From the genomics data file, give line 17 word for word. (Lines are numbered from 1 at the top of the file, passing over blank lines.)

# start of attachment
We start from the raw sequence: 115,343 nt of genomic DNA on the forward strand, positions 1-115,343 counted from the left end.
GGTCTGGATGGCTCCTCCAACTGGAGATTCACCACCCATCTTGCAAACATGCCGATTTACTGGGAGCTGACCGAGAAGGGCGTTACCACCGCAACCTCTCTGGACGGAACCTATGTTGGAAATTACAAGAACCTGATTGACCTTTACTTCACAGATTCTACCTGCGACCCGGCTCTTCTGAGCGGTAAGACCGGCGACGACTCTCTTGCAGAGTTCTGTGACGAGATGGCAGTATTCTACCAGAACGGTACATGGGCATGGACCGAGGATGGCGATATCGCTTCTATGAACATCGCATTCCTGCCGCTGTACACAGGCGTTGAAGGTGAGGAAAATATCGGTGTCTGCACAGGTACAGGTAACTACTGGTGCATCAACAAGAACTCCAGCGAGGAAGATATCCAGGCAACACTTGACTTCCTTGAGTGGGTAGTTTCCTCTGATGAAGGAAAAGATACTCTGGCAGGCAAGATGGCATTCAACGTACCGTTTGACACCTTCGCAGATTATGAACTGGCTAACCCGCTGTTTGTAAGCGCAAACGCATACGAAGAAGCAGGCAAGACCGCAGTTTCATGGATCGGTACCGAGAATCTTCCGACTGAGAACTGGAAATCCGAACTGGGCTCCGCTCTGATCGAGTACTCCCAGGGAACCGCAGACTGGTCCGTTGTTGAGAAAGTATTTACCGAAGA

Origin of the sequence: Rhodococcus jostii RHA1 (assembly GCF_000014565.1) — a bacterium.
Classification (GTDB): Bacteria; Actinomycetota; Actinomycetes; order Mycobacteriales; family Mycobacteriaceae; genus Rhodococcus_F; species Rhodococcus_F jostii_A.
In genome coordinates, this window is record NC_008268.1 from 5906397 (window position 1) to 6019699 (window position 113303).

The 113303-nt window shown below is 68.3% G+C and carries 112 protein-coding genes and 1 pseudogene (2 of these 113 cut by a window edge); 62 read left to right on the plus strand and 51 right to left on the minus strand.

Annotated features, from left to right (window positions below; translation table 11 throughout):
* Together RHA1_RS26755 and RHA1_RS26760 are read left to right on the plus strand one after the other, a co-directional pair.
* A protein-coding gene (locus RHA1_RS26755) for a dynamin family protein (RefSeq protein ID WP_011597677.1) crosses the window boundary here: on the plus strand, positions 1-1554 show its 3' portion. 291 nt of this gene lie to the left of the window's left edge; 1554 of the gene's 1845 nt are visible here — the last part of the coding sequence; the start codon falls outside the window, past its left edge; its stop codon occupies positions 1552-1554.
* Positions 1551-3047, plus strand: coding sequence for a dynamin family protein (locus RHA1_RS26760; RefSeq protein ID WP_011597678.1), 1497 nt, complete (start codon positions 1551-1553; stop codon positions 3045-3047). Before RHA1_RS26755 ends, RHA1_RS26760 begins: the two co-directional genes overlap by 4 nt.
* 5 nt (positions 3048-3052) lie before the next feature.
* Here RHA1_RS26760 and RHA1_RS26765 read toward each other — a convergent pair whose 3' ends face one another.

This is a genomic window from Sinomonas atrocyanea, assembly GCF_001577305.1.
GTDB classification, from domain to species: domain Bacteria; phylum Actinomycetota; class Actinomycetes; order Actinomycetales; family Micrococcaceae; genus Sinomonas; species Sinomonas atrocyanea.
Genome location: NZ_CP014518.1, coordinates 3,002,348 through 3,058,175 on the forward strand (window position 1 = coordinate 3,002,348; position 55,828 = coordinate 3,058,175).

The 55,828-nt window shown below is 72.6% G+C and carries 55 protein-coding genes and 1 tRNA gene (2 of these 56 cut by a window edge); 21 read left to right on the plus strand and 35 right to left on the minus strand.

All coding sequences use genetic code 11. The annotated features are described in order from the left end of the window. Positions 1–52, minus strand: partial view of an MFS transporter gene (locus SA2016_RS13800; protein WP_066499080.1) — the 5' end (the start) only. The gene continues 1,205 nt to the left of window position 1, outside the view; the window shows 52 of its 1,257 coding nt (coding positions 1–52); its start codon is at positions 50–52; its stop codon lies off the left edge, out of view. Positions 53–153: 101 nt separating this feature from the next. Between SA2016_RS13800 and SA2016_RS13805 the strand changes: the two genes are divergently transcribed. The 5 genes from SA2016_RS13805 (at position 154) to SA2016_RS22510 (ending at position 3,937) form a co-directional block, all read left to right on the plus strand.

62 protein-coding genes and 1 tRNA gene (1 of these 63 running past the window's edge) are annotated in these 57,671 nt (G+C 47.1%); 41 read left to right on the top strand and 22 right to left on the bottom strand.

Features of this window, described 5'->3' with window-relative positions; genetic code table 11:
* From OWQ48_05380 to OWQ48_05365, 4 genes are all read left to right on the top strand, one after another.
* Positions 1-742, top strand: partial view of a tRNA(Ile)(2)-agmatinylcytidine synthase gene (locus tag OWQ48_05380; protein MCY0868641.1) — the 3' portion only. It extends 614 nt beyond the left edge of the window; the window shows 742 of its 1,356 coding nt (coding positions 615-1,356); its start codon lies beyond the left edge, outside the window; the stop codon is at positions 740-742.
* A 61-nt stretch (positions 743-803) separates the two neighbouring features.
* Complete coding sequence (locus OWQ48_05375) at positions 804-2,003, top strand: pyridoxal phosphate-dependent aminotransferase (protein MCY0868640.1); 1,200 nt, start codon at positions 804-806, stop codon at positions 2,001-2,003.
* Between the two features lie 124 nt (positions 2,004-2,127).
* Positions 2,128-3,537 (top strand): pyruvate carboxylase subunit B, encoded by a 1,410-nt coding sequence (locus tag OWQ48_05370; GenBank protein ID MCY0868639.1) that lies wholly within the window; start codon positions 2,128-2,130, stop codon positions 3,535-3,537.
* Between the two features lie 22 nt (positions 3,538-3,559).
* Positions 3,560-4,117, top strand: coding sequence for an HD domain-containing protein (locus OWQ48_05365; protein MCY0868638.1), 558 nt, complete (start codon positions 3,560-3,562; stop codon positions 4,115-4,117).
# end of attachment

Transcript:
All coding sequences use genetic code 11. The annotated features are described in order from the left end of the window. Positions 1–52, minus strand: partial view of an MFS transporter gene (locus SA2016_RS13800; protein WP_066499080.1) — the 5' end (the start) only. The gene continues 1,205 nt to the left of window position 1, outside the view; the window shows 52 of its 1,257 coding nt (coding positions 1–52); its start codon is at positions 50–52; its stop codon lies off the left edge, out of view. Positions 53–153: 101 nt separating this feature from the next. Between SA2016_RS13800 and SA2016_RS13805 the strand changes: the two genes are divergently transcribed. The 5 genes from SA2016_RS13805 (at position 154) to SA2016_RS22510 (ending at position 3,937) form a co-directional block, all read left to right on the plus strand.